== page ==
PJRC paid for "04 E9 E5" to allow every Teensy 3.x project to have a proper mac address for use with ethernet chips like W5100 & W5200. OUIs have other purposes, but PJRC's main intention was mac addresses with ethernet and other network protocols that require mac addresses.

    Our purpose is to facilitate developing hobbyist, academic and even commercial projects. If you're planning to use the PJRC OUI for some other purpose, please discuss it here. If you're buying PJRC-made Teensy boards and using the number from the permanent memory, and if your use isn't something prohibited by IEEE or USA law, odds are good PJRC will approve of your use (whether you really need PJRC's approval is a good question). Obviously I can't make a blanket statement about uses I don't even anticipate, but I can tell you we paid for an official OUI from IEEE specifically for ethernet and networking projects using Teensy3.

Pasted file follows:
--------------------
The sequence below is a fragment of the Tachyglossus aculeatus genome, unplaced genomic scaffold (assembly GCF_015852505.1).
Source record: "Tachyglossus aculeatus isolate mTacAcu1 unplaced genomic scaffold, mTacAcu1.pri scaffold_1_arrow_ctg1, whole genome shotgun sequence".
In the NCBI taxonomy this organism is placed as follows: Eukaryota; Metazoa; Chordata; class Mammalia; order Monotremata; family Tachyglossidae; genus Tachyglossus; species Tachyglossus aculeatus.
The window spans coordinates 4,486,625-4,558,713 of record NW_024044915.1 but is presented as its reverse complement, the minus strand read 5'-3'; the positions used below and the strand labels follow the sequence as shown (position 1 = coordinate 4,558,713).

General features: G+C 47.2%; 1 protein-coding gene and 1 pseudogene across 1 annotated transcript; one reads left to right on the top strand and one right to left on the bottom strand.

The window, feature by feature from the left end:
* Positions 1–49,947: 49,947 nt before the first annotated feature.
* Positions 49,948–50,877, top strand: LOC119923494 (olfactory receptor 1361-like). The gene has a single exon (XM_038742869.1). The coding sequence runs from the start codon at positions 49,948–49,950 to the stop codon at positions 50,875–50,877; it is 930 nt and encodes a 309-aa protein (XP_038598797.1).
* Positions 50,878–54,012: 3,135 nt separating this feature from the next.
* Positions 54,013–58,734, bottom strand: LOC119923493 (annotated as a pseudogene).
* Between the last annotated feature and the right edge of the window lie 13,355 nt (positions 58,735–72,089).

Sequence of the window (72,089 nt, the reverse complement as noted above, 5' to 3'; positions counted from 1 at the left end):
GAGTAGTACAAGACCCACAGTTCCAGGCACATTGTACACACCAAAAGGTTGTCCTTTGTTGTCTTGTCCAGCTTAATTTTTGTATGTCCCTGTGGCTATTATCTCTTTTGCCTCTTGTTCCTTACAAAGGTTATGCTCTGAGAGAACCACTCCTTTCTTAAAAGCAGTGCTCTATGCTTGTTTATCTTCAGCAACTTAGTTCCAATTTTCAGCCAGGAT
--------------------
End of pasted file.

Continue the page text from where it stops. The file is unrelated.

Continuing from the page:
When/if the serial number ever increments past 16777215 (in approx 670+ years at the current rate), PJRC will need to obtain a new OUI to replace "04 E9 E5". I have a lot of plans for future developments on the Teensy platform. This is probably the least urgent of all the possible pending issues!
    Last edited by PaulStoffregen; 04-04-2014 at 10:44 PM.

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    Hi again guys, i only know how get the Id or Mac Adress of teensy for a project.

    Thanks

  13. #13
    Senior Member PaulStoffregen's Avatar
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    Did you try the code from reply #7 ?

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    Not yet